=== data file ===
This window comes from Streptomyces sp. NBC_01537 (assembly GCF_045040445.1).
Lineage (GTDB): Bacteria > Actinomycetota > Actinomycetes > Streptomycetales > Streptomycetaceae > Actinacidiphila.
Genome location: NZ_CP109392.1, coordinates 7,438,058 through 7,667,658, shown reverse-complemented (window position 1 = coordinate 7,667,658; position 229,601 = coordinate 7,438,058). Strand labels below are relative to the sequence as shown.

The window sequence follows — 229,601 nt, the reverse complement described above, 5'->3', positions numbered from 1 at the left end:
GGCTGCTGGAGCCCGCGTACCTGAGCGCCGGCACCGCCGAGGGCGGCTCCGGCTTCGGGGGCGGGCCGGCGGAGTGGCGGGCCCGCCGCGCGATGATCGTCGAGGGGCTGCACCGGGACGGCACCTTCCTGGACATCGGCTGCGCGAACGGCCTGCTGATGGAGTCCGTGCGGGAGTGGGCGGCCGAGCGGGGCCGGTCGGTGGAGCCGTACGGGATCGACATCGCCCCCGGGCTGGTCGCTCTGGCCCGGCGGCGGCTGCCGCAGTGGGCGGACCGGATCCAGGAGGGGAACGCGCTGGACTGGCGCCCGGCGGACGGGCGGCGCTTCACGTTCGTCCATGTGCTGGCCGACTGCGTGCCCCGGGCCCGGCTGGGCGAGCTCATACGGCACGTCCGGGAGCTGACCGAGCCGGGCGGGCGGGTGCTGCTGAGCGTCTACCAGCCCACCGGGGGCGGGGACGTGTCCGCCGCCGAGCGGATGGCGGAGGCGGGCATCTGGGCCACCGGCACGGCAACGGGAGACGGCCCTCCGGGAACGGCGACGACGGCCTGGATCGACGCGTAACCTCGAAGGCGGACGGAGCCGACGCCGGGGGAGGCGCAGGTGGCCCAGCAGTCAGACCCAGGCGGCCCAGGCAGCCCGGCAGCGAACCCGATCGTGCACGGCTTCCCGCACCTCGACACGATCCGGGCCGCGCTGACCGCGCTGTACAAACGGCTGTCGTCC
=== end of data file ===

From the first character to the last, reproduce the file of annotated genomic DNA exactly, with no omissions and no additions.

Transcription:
This window comes from Streptomyces sp. NBC_01537 (assembly GCF_045040445.1).
Lineage (GTDB): Bacteria > Actinomycetota > Actinomycetes > Streptomycetales > Streptomycetaceae > Actinacidiphila.
Genome location: NZ_CP109392.1, coordinates 7,438,058 through 7,667,658, shown reverse-complemented (window position 1 = coordinate 7,667,658; position 229,601 = coordinate 7,438,058). Strand labels below are relative to the sequence as shown.

The window sequence follows — 229,601 nt, the reverse complement described above, 5'->3', positions numbered from 1 at the left end:
GGCTGCTGGAGCCCGCGTACCTGAGCGCCGGCACCGCCGAGGGCGGCTCCGGCTTCGGGGGCGGGCCGGCGGAGTGGCGGGCCCGCCGCGCGATGATCGTCGAGGGGCTGCACCGGGACGGCACCTTCCTGGACATCGGCTGCGCGAACGGCCTGCTGATGGAGTCCGTGCGGGAGTGGGCGGCCGAGCGGGGCCGGTCGGTGGAGCCGTACGGGATCGACATCGCCCCCGGGCTGGTCGCTCTGGCCCGGCGGCGGCTGCCGCAGTGGGCGGACCGGATCCAGGAGGGGAACGCGCTGGACTGGCGCCCGGCGGACGGGCGGCGCTTCACGTTCGTCCATGTGCTGGCCGACTGCGTGCCCCGGGCCCGGCTGGGCGAGCTCATACGGCACGTCCGGGAGCTGACCGAGCCGGGCGGGCGGGTGCTGCTGAGCGTCTACCAGCCCACCGGGGGCGGGGACGTGTCCGCCGCCGAGCGGATGGCGGAGGCGGGCATCTGGGCCACCGGCACGGCAACGGGAGACGGCCCTCCGGGAACGGCGACGACGGCCTGGATCGACGCGTAACCTCGAAGGCGGACGGAGCCGACGCCGGGGGAGGCGCAGGTGGCCCAGCAGTCAGACCCAGGCGGCCCAGGCAGCCCGGCAGCGAACCCGATCGTGCACGGCTTCCCGCACCTCGACACGATCCGGGCCGCGCTGACCGCGCTGTACAAACGGCTGTCGTCC